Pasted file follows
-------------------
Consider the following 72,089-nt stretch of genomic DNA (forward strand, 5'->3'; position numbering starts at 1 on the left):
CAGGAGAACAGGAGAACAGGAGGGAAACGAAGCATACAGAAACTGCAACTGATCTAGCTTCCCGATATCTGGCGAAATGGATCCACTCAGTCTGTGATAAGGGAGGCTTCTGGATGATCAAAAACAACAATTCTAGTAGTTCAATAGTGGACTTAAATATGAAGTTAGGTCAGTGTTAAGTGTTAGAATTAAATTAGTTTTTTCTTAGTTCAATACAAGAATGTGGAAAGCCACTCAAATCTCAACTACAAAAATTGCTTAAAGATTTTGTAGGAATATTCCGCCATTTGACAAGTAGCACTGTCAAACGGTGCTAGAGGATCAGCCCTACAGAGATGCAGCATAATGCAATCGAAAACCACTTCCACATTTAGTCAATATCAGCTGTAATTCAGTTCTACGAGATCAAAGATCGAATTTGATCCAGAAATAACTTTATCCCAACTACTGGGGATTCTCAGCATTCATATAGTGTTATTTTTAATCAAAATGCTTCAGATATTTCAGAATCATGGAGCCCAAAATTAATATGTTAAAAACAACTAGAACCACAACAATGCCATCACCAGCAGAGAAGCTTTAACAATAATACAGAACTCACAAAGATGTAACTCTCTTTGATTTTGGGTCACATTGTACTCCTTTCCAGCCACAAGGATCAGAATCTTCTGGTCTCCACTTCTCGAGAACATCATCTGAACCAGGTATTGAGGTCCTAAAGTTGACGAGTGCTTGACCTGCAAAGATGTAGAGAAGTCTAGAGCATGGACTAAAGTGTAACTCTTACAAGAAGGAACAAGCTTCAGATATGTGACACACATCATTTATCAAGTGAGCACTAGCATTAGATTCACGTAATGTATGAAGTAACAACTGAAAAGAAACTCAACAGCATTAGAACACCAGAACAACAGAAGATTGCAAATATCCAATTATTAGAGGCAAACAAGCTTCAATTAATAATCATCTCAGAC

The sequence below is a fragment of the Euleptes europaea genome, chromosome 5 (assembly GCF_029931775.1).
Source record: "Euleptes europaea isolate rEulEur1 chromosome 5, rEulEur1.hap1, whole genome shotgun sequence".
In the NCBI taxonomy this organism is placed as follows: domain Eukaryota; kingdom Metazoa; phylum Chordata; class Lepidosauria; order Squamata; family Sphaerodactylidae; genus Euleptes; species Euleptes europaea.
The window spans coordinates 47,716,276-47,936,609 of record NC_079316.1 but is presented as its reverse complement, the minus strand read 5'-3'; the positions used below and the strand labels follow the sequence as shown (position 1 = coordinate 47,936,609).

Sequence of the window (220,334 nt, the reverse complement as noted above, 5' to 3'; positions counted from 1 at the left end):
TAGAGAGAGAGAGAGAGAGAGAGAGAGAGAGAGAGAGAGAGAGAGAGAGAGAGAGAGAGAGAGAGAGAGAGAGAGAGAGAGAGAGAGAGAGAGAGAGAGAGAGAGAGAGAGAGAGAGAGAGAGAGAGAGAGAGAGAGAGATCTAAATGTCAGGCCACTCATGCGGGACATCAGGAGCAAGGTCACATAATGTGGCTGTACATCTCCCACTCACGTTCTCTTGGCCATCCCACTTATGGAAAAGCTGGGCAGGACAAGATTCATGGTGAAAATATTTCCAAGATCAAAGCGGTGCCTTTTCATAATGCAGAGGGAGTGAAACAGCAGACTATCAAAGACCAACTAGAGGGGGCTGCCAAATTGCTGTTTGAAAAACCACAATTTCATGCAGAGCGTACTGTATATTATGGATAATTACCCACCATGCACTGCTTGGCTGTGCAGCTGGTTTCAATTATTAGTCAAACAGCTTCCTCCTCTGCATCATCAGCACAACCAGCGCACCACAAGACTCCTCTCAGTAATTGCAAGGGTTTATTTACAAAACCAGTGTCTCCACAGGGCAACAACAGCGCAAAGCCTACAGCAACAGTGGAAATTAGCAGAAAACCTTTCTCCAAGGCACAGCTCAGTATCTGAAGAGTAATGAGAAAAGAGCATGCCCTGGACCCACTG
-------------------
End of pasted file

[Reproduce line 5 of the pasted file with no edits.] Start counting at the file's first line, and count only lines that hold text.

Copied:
In the NCBI taxonomy this organism is placed as follows: domain Eukaryota; kingdom Metazoa; phylum Chordata; class Lepidosauria; order Squamata; family Sphaerodactylidae; genus Euleptes; species Euleptes europaea.